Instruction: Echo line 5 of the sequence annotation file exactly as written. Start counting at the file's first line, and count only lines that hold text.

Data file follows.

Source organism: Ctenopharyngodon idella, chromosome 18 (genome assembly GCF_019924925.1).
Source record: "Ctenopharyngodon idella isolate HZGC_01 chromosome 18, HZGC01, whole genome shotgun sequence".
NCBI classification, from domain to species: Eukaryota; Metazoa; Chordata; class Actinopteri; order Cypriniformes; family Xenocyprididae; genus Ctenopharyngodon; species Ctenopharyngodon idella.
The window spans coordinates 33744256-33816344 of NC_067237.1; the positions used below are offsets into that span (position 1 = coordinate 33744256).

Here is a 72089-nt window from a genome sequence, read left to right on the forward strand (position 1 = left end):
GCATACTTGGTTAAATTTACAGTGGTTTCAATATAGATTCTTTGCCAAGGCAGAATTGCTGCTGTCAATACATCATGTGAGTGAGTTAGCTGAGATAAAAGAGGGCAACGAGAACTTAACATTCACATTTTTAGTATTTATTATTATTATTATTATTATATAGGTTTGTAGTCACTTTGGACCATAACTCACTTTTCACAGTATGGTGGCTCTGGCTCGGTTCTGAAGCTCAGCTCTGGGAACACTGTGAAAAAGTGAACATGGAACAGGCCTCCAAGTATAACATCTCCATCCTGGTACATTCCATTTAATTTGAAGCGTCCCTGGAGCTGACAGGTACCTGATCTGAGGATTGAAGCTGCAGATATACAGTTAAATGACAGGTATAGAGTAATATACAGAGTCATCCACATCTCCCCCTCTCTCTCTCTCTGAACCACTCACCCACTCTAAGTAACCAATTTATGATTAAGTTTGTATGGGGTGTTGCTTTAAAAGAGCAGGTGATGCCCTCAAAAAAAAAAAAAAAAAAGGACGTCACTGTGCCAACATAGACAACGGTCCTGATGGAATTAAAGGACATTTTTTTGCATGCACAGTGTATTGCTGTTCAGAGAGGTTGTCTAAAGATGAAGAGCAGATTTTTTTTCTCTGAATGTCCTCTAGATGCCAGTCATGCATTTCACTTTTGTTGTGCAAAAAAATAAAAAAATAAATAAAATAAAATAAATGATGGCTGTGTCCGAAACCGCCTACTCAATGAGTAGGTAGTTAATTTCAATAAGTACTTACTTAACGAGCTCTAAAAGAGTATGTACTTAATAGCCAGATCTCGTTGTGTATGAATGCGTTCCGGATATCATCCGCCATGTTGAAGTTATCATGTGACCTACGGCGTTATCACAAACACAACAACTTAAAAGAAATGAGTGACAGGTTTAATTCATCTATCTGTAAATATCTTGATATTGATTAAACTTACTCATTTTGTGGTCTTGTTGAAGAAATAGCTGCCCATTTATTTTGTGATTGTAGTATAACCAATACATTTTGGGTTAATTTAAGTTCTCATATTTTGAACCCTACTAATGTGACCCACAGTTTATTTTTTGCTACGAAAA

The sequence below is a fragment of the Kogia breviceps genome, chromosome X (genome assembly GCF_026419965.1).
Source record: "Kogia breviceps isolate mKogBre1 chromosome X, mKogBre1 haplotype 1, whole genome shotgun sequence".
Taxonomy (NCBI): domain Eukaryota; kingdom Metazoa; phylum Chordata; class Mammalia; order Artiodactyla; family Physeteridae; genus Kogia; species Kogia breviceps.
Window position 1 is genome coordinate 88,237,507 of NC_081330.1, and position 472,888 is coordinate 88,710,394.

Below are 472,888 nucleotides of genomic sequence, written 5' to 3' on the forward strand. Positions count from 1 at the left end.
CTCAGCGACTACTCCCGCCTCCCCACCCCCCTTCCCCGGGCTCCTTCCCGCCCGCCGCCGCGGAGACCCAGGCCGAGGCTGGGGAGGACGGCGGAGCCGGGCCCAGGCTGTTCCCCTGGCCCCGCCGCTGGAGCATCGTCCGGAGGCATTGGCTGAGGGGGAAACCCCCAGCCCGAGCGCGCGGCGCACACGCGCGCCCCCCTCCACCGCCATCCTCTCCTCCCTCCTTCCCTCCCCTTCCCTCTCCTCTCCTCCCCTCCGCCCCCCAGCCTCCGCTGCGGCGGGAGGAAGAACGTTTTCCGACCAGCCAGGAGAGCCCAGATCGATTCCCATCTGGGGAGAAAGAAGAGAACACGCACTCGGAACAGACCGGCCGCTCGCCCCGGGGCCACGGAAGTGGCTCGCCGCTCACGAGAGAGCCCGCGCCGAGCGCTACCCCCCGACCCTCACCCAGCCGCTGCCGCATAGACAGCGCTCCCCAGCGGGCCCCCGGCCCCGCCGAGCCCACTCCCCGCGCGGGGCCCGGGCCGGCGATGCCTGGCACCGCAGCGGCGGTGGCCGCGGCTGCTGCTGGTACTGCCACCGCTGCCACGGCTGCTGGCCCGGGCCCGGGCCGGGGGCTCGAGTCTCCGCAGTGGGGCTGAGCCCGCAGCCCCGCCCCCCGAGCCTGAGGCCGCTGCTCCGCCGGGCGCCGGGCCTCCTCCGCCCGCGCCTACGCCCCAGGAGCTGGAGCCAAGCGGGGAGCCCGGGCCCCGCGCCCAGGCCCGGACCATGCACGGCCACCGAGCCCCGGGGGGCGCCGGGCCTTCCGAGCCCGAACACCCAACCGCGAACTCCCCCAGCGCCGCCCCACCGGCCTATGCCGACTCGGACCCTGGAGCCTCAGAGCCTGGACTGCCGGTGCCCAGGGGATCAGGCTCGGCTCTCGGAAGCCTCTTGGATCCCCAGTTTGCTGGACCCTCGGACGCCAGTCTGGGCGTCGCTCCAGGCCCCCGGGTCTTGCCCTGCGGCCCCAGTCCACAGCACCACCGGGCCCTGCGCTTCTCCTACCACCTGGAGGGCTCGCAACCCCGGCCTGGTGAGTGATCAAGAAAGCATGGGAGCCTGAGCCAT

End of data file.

Here is a 72089-nt window from a genome sequence, read left to right on the forward strand (position 1 = left end):